The Fresh Loaf

News & Information for Amateur Bakers and Artisan Bread Enthusiasts

Crumb

Fletcher15's picture
Fletcher15

Crumb

I have been working with some different hydration recenlty to get a more opened and uniform crumb. I am very critical of the work I do,but I'm curious what I could bw doing wrong. Ie not enough gluten structure, not enoufg folds, over or under proofed?any advicw woupd be appreciated. The last two loafs are at 68 and 72 % hydration. Methods are same 1 hour autolyse stretch and fold for 5-7 minutes, 30 min folds for first 3 hourz of bulk fermentation. Although my starter is alive I dont think its at the right stage mahbe this is why. 

DanAyo's picture
DanAyo

Hi Fletcher, I have just the book (PDF file) for you. Trevor Wilson, an active poster and also a commercial baker wrote a book called, Open Crumb Mastery”. I think this will be a great help to you. I’m on my second read now.

http://www.thefreshloaf.com/node/54193/open-crumb-mastery

Oh! It is best to post everything pertaining to this subject under a single post.

Your image of the crumb above looks pretty darn good to me.

Dan

Fletcher15's picture
Fletcher15

Thanks for the advice the picture would only load one image 

DanAyo's picture
DanAyo

You may have tried to insert more than 1 image at the same time. You can upload as many images as you want in any post. But you’ll have to insert them 1 at a time.

Fletcher15's picture
Fletcher15

After I upload one the option disapears 

 

DanAyo's picture
DanAyo

I placed both images very small for samples only. You can set the size when you insert any image. I have no idea why you are having trouble.

Dan

 

 

kendalm's picture
kendalm

Tends to happen if you degas agressively (at least in my experience). This eliminate any disproportionate gas cavities and here it becomes a question of how far you can expand a bunch of smaller bubbles to max size. Also keep in mind that a smaller loaf is more likely to be uniform I think this is somewhat evident in your cross-section - bubbles expand when the heat up and in this case it looks like the loaf received the bulk of the heat at the top. You may notice the middle of the loaf is usually where the smallest bubbles are located - and often time because the middle warmed up after the outer zones. I think a lot of people,get caught up in shaping traps when in fact keeping yeast under control and applying a good oven kick will have a significant influence in a good open crumb (this is all assuming you've nailed the kneading and gluten aspects so that your dough is at least nice and extensible)

Fletcher15's picture
Fletcher15

I have been preshaping prior to final shaping and letting reat for 30 min, possibly regarding during that time this is not a step I'm used to. The cooking of those last loafs waa in a different oven and not ideal so k knew they would not be perfect. The outer portions of the loaf did have a better crumb. Is that typical that the middle will nor be as developed ?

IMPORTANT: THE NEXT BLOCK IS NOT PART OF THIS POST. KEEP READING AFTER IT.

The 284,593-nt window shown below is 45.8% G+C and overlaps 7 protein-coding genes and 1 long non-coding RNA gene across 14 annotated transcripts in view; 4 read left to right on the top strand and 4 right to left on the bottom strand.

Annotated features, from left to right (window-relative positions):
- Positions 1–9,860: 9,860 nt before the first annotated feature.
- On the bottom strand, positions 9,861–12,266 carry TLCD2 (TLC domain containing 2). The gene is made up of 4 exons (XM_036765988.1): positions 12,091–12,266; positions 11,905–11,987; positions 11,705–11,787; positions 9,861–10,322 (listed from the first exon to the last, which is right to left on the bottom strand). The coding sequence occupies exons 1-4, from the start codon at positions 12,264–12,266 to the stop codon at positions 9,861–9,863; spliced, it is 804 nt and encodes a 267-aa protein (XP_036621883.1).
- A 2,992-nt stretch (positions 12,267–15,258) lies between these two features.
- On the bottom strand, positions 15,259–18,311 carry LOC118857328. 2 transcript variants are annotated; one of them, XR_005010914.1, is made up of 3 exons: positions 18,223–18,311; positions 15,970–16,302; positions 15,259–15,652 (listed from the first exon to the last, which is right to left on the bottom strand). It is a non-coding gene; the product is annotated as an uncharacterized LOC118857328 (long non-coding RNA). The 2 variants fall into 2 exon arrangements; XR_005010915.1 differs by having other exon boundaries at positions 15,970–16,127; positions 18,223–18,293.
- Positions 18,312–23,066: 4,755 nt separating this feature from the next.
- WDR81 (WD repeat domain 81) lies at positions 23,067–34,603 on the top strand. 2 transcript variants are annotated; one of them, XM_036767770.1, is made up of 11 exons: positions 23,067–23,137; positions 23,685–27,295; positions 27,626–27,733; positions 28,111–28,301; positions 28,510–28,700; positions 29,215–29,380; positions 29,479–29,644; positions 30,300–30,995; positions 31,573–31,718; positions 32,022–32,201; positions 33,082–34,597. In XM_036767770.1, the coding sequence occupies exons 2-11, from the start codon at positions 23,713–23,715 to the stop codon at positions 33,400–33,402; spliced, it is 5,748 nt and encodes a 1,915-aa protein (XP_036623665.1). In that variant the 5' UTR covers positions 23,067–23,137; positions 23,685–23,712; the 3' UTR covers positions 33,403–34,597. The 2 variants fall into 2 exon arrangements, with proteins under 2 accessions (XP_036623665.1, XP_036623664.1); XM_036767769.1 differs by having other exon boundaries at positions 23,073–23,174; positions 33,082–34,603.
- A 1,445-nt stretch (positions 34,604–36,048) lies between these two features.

kendalm's picture
kendalm

getting the middle to develop like the outside so yes its typical to see more development of structured crumb towards the crust.  Of course its impossible to start the heating from the middle out and thats why I am always harping on a hot oven and its also why you read methods that suggest starting the bake at temperature x and then lowering after a certain period.  So in essence the idea is to infuse a ton of energy during the phase where the loaf is still capable,of expanding (or hasn't hardened yet) at this point your crumb is pretty much decided and the rest of the bake is caramelization etc.  As for proofing thats a good time to finalize proofong but what about bulk ?  How long are you fermenting and how much yeast did you introduce into the dough ? 

Fletcher15's picture
Fletcher15

I slightly degas after bulk do you recommend this I have read either way 

kendalm's picture
kendalm

I see a lot of videos and posts recommending gentle degassing while at the same time I see a lot of videos with more aggressive degassing. That suggests that there's no real right or wrong way, however, since you are striving for regularity then yes, agressive degrading seems to promote regularity whereas gentle degassing results in some large cavities mixed with smaller ones.  Its a matter of what you personally want.  So yes in the case where even sized crumb is the objective then maybe squish more gas out.  If you've seen videos if raymond calvel, he beat the ever loving #!$@ out of dough flattening it right down.  I guess to an extent, I think its a bit of a myth that you need to go gentle and preserve gas in order to get open crumb - doing so will only cause those already large pockets to be extra large and what you really want to be concentrating on is how to turn the many smaller gas bubbles into many larger (but not massive ones)